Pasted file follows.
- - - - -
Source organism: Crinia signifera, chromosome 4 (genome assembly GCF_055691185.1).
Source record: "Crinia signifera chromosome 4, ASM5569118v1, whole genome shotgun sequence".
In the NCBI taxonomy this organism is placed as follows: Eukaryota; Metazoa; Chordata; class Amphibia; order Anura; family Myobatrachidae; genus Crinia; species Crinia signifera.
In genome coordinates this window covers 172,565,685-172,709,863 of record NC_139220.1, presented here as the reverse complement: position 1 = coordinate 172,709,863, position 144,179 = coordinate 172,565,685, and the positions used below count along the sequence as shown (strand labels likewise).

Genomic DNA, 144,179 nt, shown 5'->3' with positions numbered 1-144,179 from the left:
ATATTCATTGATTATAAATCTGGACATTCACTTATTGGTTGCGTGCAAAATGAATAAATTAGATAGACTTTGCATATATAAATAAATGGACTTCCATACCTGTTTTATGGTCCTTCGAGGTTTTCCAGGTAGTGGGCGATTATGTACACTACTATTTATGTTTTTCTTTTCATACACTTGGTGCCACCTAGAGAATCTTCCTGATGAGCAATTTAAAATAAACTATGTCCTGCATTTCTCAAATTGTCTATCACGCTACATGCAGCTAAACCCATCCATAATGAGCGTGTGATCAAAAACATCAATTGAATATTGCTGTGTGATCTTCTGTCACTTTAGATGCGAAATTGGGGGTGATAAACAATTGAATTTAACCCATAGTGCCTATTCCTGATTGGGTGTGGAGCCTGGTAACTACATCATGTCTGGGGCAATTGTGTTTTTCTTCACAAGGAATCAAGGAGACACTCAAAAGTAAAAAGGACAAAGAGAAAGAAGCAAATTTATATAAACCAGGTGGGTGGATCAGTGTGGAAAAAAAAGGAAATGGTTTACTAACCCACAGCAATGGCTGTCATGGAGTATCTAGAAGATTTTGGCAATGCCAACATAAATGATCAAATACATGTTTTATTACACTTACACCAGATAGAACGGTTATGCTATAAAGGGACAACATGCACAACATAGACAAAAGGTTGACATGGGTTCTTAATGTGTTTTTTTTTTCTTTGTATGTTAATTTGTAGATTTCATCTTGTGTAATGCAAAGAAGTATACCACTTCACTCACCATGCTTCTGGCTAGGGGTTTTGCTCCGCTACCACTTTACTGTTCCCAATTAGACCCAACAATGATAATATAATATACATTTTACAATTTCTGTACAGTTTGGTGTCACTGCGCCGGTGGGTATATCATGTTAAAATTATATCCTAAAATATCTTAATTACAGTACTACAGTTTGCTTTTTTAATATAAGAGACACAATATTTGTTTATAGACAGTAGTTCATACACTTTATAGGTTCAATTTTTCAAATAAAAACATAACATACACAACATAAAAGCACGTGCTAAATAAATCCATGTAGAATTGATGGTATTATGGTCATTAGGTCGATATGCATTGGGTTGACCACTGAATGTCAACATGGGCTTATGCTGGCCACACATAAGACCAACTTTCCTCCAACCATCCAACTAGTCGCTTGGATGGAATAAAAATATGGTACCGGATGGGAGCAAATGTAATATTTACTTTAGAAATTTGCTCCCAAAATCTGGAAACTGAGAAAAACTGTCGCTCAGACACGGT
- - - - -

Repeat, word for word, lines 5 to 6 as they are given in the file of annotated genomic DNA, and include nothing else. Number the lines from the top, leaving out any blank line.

Genomic DNA, 144,179 nt, shown 5'->3' with positions numbered 1-144,179 from the left:
ATATTCATTGATTATAAATCTGGACATTCACTTATTGGTTGCGTGCAAAATGAATAAATTAGATAGACTTTGCATATATAAATAAATGGACTTCCATACCTGTTTTATGGTCCTTCGAGGTTTTCCAGGTAGTGGGCGATTATGTACACTACTATTTATGTTTTTCTTTTCATACACTTGGTGCCACCTAGAGAATCTTCCTGATGAGCAATTTAAAATAAACTATGTCCTGCATTTCTCAAATTGTCTATCACGCTACATGCAGCTAAACCCATCCATAATGAGCGTGTGATCAAAAACATCAATTGAATATTGCTGTGTGATCTTCTGTCACTTTAGATGCGAAATTGGGGGTGATAAACAATTGAATTTAACCCATAGTGCCTATTCCTGATTGGGTGTGGAGCCTGGTAACTACATCATGTCTGGGGCAATTGTGTTTTTCTTCACAAGGAATCAAGGAGACACTCAAAAGTAAAAAGGACAAAGAGAAAGAAGCAAATTTATATAAACCAGGTGGGTGGATCAGTGTGGAAAAAAAAGGAAATGGTTTACTAACCCACAGCAATGGCTGTCATGGAGTATCTAGAAGATTTTGGCAATGCCAACATAAATGATCAAATACATGTTTTATTACACTTACACCAGATAGAACGGTTATGCTATAAAGGGACAACATGCACAACATAGACAAAAGGTTGACATGGGTTCTTAATGTGTTTTTTTTTTCTTTGTATGTTAATTTGTAGATTTCATCTTGTGTAATGCAAAGAAGTATACCACTTCACTCACCATGCTTCTGGCTAGGGGTTTTGCTCCGCTACCACTTTACTGTTCCCAATTAGACCCAACAATGATAATATAATATACATTTTACAATTTCTGTACAGTTTGGTGTCACTGCGCCGGTGGGTATATCATGTTAAAATTATATCCTAAAATATCTTAATTACAGTACTACAGTTTGCTTTTTTAATATAAGAGACACAATATTTGTTTATAGACAGTAGTTCATACACTTTATAGGTTCAATTTTTCAAATAAAAACATAACATACACAACATAAAAGCACGTGCTAAATAAATCCATGTAGAATTGATGGTATTATGGTCATTAGGTCGATATGCATTGGGTTGACCACTGAATGTCAACATGGGCTTATGCTGGCCACACATAAGACCAACTTTCCTCCAACCATCCAACTAGTCGCTTGGATGGAATAAAAATATGGTACCGGATGGGAGCAAATGTAATATTTACTTTAGAAATTTGCTCCCAAAATCTGGAAACTGAGAAAAACTGTCGCTCAGACACGGT